“I want a hippopotamus for Christmas”. As great as that classic Christmas song is, I have to disagree. Knowing these animals to be very territorial and aggressive is one thing, seeing it with your own eyes is another. And seeing Mad Max the horrible hippo following us during our canoeing trip on the Zambezi river in Zambia, was something else all together. Yet, the terror hippos and the Zambezi did teach me, again, that travel is always worth all the effort.
But let’s back up to the beginning.
Going canoeing for two days, made me a bit anxious. Not so much because of the exertion or the water or even the hippos. My anxiety came chiefly from my inability to take directions well. Especially when I am feeling tired or hungry and I have no idea what the person in the back of the canoe is doing. And yet, this is what I would do for the next two days.
So, with some trepidation I get in our fully packed – stuffed really – canoe and we set off. We try to follow the guide, but find ourselves stuck on a sandbank just behind him. Great start. We keep trying to follow the guide, getting used to the canoe and all the other people canoeing around us. And that is when Mad Max strikes.
He pops up from under water, spraying water from his snout and following up his terrorizing with a big, loud, scary rumble. Then, as menacingly slow as he can, he disappears under water again, leaving us in uncertainty about his direction or whereabouts. We must be out of his territory by now as we’ve encountered more hippos, but he is relentless. And keeps following us. In the end, one of the guides has to stand up, shout and wave and keep Mad Max away so that the rest of us can get away.
I am trying to keep calm, at times holding my paddle as a weapon, but really I feel more like Erik’s exclamations: “I don’t like this, I really don’t like this”. Which, to be fair, is mostly to do with all the hippos, but is exacerbated by the unclear instructions of a guide. Does left mean we go left, or that there’s hippos to the left? Shouting louder and louder doesn’t make it any clearer, so in the end, we fend for ourselves.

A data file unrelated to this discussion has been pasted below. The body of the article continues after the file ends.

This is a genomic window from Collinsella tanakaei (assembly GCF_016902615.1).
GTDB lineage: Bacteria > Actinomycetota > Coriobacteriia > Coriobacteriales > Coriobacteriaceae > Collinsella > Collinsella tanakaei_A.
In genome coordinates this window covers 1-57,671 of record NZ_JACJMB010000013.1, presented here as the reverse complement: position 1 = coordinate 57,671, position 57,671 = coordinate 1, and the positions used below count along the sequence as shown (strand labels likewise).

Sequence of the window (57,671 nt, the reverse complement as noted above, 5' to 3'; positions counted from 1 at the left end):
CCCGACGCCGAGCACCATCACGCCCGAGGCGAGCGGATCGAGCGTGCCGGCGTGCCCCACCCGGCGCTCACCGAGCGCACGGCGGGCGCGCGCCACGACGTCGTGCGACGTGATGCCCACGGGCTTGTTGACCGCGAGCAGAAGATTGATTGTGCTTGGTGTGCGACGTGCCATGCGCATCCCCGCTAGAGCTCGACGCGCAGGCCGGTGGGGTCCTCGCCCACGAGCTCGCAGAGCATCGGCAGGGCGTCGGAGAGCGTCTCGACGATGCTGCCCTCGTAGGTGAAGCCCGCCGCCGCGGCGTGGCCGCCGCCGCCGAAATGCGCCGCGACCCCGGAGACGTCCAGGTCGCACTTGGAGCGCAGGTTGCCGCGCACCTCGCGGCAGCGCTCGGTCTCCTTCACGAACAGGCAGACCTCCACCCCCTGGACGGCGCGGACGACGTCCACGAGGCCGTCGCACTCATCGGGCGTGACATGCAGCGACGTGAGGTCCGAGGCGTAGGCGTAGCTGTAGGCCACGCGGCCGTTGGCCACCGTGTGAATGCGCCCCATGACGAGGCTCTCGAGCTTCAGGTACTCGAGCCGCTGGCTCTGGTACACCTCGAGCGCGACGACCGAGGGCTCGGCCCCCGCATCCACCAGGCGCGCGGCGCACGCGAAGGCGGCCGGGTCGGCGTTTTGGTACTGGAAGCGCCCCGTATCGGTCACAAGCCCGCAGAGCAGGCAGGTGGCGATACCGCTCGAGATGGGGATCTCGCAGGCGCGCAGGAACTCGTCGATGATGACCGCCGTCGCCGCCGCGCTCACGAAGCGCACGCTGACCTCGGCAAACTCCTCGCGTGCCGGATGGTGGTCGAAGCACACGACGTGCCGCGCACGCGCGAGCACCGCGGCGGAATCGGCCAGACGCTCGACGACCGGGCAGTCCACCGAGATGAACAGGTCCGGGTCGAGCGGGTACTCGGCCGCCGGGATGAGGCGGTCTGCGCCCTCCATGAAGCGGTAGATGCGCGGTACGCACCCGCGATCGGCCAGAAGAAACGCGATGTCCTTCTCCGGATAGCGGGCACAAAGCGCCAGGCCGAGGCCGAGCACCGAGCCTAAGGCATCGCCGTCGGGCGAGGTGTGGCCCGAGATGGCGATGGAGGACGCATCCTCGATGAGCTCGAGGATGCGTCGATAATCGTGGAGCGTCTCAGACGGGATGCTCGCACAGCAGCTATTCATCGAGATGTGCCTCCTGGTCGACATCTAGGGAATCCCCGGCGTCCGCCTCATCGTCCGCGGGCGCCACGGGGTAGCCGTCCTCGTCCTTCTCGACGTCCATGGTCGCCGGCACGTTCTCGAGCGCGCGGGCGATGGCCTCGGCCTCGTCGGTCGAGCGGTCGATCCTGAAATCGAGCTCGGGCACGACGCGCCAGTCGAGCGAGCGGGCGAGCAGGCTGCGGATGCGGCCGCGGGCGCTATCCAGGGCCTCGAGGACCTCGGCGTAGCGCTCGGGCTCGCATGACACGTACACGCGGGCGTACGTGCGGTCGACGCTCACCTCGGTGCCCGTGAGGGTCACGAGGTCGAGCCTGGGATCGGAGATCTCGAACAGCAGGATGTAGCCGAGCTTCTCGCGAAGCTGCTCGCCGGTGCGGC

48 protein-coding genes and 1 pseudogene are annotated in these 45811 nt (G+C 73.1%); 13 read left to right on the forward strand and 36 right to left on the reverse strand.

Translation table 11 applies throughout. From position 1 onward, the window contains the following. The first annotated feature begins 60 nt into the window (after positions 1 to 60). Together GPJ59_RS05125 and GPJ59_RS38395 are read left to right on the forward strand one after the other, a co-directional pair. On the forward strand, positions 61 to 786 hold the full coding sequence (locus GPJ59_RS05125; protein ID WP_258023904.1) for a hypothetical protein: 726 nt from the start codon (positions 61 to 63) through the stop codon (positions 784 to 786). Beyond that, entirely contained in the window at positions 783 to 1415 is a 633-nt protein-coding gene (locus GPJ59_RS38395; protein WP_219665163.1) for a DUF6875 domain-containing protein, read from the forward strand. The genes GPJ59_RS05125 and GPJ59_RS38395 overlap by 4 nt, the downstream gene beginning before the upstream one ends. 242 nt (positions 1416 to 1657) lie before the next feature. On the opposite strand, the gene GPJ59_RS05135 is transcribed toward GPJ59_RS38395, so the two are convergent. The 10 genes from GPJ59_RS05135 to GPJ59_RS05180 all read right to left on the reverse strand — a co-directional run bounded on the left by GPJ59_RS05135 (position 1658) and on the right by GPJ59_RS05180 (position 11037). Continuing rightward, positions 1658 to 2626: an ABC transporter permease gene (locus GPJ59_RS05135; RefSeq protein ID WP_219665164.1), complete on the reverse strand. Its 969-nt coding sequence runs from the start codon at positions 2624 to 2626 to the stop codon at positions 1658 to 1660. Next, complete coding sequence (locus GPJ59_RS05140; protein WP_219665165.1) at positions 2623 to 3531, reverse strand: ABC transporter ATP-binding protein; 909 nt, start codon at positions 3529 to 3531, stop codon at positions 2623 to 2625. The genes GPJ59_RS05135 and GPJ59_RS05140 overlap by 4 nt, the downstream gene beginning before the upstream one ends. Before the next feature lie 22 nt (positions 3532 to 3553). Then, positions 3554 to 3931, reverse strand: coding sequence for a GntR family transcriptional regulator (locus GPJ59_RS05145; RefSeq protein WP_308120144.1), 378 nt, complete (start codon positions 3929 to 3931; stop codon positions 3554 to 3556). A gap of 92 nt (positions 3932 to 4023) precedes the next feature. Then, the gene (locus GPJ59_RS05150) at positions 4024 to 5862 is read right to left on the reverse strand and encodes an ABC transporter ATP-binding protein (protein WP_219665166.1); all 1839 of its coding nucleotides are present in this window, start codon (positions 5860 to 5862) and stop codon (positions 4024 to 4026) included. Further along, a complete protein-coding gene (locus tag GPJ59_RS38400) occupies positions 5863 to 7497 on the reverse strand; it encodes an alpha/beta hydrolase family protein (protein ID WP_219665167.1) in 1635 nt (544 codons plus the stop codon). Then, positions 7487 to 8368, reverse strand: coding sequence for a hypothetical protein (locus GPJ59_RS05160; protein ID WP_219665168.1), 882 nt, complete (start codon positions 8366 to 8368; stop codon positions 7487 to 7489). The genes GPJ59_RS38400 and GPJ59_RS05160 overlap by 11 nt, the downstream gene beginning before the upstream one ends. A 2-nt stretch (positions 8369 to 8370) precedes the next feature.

Thankfully our four-hour lunch break gets me in a better mood. We have a meal, I read some and learn how to do a head-stand – how creative one gets out of boredom. The mood has disappeared again by the time we get to our camp for the night and after a bit of miscommunication and clumsiness I start to contemplate feeding one of our guides to the (vegetarian) hippos. I eat a snickers instead.
The tents having been set up, a beautiful sunrise having been enjoyed and dinner having been prepared and eaten, I return to normal. The view is amazing, we have some great conversation around the campfire and get to go to sleep in cooler tents than we have in a while. I am most definitely a happy camper again.
A happy camper who is woken up in the early morning by a frantic Erik. He is trying to shut off a light, because hippos are attracted by our head torches – apparently. Thing is, the light he is trying to shut off, is coming from outside. From the sun. Because it is morning and nearly time to wake up. We laugh about it, doze off and get our second day of canoeing started.
The second morning passes much easier. The water levels are higher (the sluices that close during the weekend having been opened so that the hydraulic generator can create electricity for a big part of Zambia) and there are less hippos to be seen. Lunch consists of trying to find a sliver of shade to escape from the burning sun – unsuccessfully. And by the time we get to the island where we will spend the night, we are happy that the trip is nearly over.
And yet again, food and another beautiful sunset make me realize that this is worth it. We have had great fun on the boats, laughing at other people’s struggles and our own clumsiness. We have seen gorgeous landscapes and gotten a great tan. Our food is prepared for us by the two Dragoman cooks that accompany us and the night is spend with horror stories by the guides. How could we not love this?
The next morning after packing up the tent, I walk away to brush my teeth. Every piece of clothing I have with me has stains on it and probably are starting to smell. I have no make-up on my face, my hair is more resembling of a piece of rope than the lush blond waves you see on commercials. It is 5 a.m. in the morning, I’ve gone to bed at a geriatric 9 p.m. and yet, I am so, so happy. I am calm and peaceful and content. Again I feel strongly, that this is where I am meant to be and what I am meant to do. And thankfully, for the next few weeks, I have nowhere else to be and nothing else to do, but be on the road.